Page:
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Archive for Friday, December 11, 2009

Mozart’s music may help premature babies gain weight

December 11, 2009

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— Is Mozart good for babies?

A group of Israeli doctors have plunged into this long-running debate with a small study that found the soothing sounds of the 18th century composer may help premature babies grow faster.

Doctors at the Tel Aviv Sourasky Medical Center measured the energy expenditure of 20 infants born pre-term while listening to Mozart in their incubator. They compared that figure with the amount of energy they expended without the music. But the scientists did not test a control group to measure the energy used by babies who didn’t listen to Mozart at all.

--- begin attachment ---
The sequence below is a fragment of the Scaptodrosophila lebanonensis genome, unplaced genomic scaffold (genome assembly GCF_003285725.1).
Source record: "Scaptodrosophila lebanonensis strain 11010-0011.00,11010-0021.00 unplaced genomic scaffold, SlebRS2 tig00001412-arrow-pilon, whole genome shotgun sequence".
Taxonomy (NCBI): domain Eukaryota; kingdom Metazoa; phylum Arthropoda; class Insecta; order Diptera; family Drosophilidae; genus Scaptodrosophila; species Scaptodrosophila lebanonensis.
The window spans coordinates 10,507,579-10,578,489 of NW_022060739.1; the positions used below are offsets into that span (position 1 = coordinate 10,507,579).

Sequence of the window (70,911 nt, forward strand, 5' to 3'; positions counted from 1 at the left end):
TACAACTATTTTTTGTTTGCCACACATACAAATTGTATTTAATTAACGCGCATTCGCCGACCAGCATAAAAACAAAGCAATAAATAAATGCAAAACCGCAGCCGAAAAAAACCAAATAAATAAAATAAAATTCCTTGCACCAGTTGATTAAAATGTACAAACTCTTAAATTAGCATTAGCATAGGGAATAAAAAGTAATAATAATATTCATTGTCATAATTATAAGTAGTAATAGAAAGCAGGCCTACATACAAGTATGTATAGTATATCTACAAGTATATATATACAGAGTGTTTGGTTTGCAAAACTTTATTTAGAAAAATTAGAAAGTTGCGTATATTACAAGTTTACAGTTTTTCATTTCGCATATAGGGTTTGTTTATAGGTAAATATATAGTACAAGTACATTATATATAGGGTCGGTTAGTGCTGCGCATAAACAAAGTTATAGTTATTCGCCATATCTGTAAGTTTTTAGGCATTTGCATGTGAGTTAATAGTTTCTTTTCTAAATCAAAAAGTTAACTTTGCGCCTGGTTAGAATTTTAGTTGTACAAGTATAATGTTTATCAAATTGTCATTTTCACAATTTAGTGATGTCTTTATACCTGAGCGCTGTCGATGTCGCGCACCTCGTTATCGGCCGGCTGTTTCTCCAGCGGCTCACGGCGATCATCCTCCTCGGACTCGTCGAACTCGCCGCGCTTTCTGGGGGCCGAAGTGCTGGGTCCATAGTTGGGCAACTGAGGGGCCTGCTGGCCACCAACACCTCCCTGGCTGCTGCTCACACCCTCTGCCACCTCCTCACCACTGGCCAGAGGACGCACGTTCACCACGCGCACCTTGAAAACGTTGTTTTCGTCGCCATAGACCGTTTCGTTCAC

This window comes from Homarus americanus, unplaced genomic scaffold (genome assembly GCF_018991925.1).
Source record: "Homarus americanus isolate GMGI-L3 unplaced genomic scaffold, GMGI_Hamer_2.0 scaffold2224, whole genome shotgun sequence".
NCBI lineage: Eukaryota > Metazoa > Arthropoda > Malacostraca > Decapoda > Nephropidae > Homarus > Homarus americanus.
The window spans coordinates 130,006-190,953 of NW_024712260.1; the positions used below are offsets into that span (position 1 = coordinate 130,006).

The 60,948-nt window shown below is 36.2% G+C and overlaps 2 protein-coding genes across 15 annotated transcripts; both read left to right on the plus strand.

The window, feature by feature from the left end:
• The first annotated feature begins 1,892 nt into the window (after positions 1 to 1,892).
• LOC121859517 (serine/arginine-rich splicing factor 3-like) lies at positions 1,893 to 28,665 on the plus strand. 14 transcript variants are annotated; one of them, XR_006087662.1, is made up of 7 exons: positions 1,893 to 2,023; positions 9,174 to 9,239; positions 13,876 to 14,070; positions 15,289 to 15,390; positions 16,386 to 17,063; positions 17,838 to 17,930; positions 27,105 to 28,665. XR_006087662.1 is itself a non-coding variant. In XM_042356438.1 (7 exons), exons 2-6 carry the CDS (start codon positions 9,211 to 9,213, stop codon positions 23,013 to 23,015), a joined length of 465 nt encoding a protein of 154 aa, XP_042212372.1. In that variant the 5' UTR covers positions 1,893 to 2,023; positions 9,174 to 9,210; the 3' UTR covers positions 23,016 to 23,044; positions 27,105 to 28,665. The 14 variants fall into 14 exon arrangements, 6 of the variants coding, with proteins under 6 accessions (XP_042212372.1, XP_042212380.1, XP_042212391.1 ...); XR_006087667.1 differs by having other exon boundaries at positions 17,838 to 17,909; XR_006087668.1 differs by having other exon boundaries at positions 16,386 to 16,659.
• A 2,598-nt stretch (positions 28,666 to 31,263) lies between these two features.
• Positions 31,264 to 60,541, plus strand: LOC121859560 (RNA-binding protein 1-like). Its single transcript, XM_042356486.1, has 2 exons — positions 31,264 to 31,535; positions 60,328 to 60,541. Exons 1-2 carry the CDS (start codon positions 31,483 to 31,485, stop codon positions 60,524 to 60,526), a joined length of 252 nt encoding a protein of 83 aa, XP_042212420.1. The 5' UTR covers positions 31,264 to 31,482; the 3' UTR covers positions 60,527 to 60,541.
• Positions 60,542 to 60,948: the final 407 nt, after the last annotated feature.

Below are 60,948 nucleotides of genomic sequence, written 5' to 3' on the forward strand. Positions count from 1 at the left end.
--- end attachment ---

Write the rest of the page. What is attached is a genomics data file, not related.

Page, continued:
Among the babies in the study, the findings showed Mozart lowered the quantity of energy they used, meaning the babies may be able to increase their weight faster.

“While listening to this specific music, a baby can have a lower energy expenditure and hopefully he will gain weight faster than without music,” said Dr. Ronit Lubetzky, one of the main researchers in the study, which was published in the current issue of the medical journal Pediatrics.

The researchers used as a starting point a controversial 1993 study that showed college students improved their IQs by listening to Mozart’s sonatas for 10 minutes. Those findings sparked a craze that saw droves of parents buy Mozart CDs in a bid to boost their children’s brain power.

Later studies challenged what became known as “the Mozart effect,” saying classical music can’t increase basic intelligence among children or adults.

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